Global Citizen: Dariya Baizhigitova ’24
The Pinnacle Scholar from Kazakhstan uses AI and other computational methods to search for promising new medicines — while also running several nonprofits and staying active on campus
Growing up in Almaty, Kazakhstan, Dariya Baizhigitova ’24 always felt she’d become a doctor like her father — even though he advised her it would be a difficult path.
Her natural aptitude for math and science, including a silver medal at an international mathematics competition, only fueled that desire.
When it came time for college, Baizhigitova set her sights on the metro New York City region, discovering Stevens somewhat accidentally via a significant amount of unusually positive Reddit chatter.
In the end, she decided on the university as the perfect landing place for its combination of engineering expertise, healthcare programming and access to New York — then was awarded a prestigious Pinnacle Scholarship (which cannot be applied for) upon her acceptance.
“My parents always said, ‘be a global citizen. Be unafraid. Travel.’ So that’s what I did,” says the chemical engineering major.
“Dariya is one of the top students that I have educated,” adds NIH- and NSF-supported computational chemistry professor Yong Zhang, who recently co-authored and submitted a journal paper in collaboration with Baizhigitova. “She possesses unique strengths and contributions to our research.”
Designing, testing new molecules; 'playing with geometry'
Baizhigitova’s academic pathway then began unusually: completion of her first year entirely online during the COVID-19 pandemic.
Given the ten-hour time difference, that meant sometimes rising at 3 or 4 o’clock in the morning to attend lectures and even take exams.
“That was a little difficult while,” she concedes. “I got through it, but taking tests at four in the morning, I probably wasn’t at my best. By spring, professors began allowing me to schedule things more conveniently, which I really appreciated.”
As she progressed through those early Stevens years, a realization began to set in for Bazhigitova: research was becoming more interesting than healthcare delivery.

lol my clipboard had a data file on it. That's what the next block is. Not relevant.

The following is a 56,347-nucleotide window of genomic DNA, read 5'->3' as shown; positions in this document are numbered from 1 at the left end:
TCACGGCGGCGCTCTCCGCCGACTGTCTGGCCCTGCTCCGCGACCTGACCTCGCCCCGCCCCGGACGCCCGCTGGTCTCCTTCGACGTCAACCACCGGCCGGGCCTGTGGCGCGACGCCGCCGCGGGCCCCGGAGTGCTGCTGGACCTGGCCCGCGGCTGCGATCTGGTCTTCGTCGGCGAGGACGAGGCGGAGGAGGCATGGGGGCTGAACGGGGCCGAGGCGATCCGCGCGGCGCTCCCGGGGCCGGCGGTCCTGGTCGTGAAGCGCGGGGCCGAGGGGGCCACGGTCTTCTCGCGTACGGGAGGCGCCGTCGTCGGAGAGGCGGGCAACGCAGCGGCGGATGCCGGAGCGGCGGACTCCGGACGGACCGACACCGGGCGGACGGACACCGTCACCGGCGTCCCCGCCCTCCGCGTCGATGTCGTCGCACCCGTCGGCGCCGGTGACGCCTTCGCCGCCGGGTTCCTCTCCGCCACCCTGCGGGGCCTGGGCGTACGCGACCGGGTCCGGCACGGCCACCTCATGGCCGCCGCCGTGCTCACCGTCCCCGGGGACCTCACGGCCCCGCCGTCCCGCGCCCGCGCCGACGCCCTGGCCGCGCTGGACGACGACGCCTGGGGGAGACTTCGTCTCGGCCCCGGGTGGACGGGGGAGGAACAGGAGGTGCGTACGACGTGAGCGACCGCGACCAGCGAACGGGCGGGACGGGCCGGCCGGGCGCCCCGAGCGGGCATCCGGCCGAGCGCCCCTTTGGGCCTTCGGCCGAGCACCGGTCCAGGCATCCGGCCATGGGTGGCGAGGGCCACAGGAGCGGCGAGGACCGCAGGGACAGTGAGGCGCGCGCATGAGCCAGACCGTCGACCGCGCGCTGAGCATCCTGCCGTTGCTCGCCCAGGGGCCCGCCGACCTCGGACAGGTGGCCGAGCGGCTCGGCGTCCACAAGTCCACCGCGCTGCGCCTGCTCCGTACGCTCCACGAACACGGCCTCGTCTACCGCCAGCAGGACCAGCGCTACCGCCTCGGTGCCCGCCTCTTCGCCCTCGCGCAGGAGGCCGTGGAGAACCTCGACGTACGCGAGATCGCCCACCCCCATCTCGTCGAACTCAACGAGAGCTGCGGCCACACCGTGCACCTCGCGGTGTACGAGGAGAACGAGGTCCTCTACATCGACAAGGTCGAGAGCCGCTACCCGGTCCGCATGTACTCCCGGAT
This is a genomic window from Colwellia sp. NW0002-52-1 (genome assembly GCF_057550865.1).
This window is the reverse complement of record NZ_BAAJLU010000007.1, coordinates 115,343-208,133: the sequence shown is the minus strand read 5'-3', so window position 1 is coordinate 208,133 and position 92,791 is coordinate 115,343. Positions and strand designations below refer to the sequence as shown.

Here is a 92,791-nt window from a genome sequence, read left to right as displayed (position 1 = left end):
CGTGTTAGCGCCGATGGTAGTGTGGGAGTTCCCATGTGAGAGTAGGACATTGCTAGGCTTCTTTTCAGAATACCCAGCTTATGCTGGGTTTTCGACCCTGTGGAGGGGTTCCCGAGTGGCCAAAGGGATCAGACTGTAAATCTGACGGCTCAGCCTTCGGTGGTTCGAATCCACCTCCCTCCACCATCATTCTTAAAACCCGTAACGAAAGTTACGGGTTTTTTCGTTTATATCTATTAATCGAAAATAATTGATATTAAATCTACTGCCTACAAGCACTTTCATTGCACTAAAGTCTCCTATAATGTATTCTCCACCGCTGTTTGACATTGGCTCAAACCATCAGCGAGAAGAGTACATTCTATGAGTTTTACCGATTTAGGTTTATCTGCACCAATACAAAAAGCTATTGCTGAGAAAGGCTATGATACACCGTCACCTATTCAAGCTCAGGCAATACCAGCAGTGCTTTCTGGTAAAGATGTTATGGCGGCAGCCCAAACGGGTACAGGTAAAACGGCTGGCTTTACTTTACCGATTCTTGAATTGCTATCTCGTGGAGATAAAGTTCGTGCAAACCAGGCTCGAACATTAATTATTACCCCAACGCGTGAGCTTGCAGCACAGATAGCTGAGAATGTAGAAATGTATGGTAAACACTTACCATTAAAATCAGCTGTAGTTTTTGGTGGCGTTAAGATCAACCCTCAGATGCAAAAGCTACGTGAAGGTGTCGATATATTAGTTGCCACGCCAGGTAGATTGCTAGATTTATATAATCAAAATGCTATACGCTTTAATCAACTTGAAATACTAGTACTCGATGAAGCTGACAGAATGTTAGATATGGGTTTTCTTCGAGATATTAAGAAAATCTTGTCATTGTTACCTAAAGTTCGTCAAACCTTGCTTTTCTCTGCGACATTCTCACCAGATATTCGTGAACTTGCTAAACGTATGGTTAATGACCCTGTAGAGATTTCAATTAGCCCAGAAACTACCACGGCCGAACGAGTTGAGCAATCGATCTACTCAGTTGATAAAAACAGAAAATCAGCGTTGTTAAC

She even interned at Jersey City Medical Center one summer to get a closer look at the endpoint to medical research: caring for patients. The internship, ironically, hardened her convictions about research.
“It was a great experience, and I came away realizing the science is evolving so fast now that you don’t necessarily need to go to medical school or become a doctor to contribute to human health, to make a difference,” she says.
“With drug-discovery research, you use knowledge to create more knowledge. You’re exploring something completely new, completely different. There are so many possibilities. I guess that’s why I enjoy what we do in our lab.”
Her senior year has been anything but relaxed so far: it includes significant research, senior-design meetings and plenty of extracurriculars.
“I’m not coasting,” she laughs. “This semester I am putting in the most research time I’ve ever done here.”
Indeed, for 20 hours each week in Zhang’s laboratory, Baizhigitova runs simulations using software outfitted with parameters for density functional theory (DFT): a mathematical model with quantum properties whose calculations produce structures, geometries and expected properties of “new” molecules that don’t even yet exist. Some of the work involves potential breast-cancer therapy candidates.
“We try to draw out reactions,” she explains. “Chemical reactions may seem instantaneous, but there are actually a lot of intermediate steps as they happen."